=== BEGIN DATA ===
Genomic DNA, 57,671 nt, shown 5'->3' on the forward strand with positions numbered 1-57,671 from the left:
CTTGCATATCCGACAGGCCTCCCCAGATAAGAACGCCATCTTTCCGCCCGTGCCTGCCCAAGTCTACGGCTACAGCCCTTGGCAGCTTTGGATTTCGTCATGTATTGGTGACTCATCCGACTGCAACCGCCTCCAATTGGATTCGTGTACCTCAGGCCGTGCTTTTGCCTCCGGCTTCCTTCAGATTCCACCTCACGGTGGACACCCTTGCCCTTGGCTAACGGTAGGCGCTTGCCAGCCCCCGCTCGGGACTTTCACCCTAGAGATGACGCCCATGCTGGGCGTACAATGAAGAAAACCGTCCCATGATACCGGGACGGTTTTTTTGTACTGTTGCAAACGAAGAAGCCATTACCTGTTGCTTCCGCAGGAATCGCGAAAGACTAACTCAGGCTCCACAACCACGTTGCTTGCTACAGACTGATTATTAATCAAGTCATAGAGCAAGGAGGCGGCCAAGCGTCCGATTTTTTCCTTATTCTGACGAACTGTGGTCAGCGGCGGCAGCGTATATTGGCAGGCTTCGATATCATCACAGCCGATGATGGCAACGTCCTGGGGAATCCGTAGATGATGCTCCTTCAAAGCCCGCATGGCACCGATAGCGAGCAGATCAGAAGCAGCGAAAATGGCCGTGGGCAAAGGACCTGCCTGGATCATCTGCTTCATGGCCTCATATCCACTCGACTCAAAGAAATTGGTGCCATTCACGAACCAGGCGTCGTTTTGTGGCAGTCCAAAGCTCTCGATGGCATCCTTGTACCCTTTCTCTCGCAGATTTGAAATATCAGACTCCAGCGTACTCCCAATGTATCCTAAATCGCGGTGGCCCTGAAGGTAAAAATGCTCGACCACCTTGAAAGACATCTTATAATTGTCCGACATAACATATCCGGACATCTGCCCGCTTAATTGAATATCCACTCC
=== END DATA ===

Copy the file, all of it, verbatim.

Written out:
Genomic DNA, 57,671 nt, shown 5'->3' on the forward strand with positions numbered 1-57,671 from the left:
CTTGCATATCCGACAGGCCTCCCCAGATAAGAACGCCATCTTTCCGCCCGTGCCTGCCCAAGTCTACGGCTACAGCCCTTGGCAGCTTTGGATTTCGTCATGTATTGGTGACTCATCCGACTGCAACCGCCTCCAATTGGATTCGTGTACCTCAGGCCGTGCTTTTGCCTCCGGCTTCCTTCAGATTCCACCTCACGGTGGACACCCTTGCCCTTGGCTAACGGTAGGCGCTTGCCAGCCCCCGCTCGGGACTTTCACCCTAGAGATGACGCCCATGCTGGGCGTACAATGAAGAAAACCGTCCCATGATACCGGGACGGTTTTTTTGTACTGTTGCAAACGAAGAAGCCATTACCTGTTGCTTCCGCAGGAATCGCGAAAGACTAACTCAGGCTCCACAACCACGTTGCTTGCTACAGACTGATTATTAATCAAGTCATAGAGCAAGGAGGCGGCCAAGCGTCCGATTTTTTCCTTATTCTGACGAACTGTGGTCAGCGGCGGCAGCGTATATTGGCAGGCTTCGATATCATCACAGCCGATGATGGCAACGTCCTGGGGAATCCGTAGATGATGCTCCTTCAAAGCCCGCATGGCACCGATAGCGAGCAGATCAGAAGCAGCGAAAATGGCCGTGGGCAAAGGACCTGCCTGGATCATCTGCTTCATGGCCTCATATCCACTCGACTCAAAGAAATTGGTGCCATTCACGAACCAGGCGTCGTTTTGTGGCAGTCCAAAGCTCTCGATGGCATCCTTGTACCCTTTCTCTCGCAGATTTGAAATATCAGACTCCAGCGTACTCCCAATGTATCCTAAATCGCGGTGGCCCTGAAGGTAAAAATGCTCGACCACCTTGAAAGACATCTTATAATTGTCCGACATAACATATCCGGACATCTGCCCGCTTAATTGAATATCCACTCC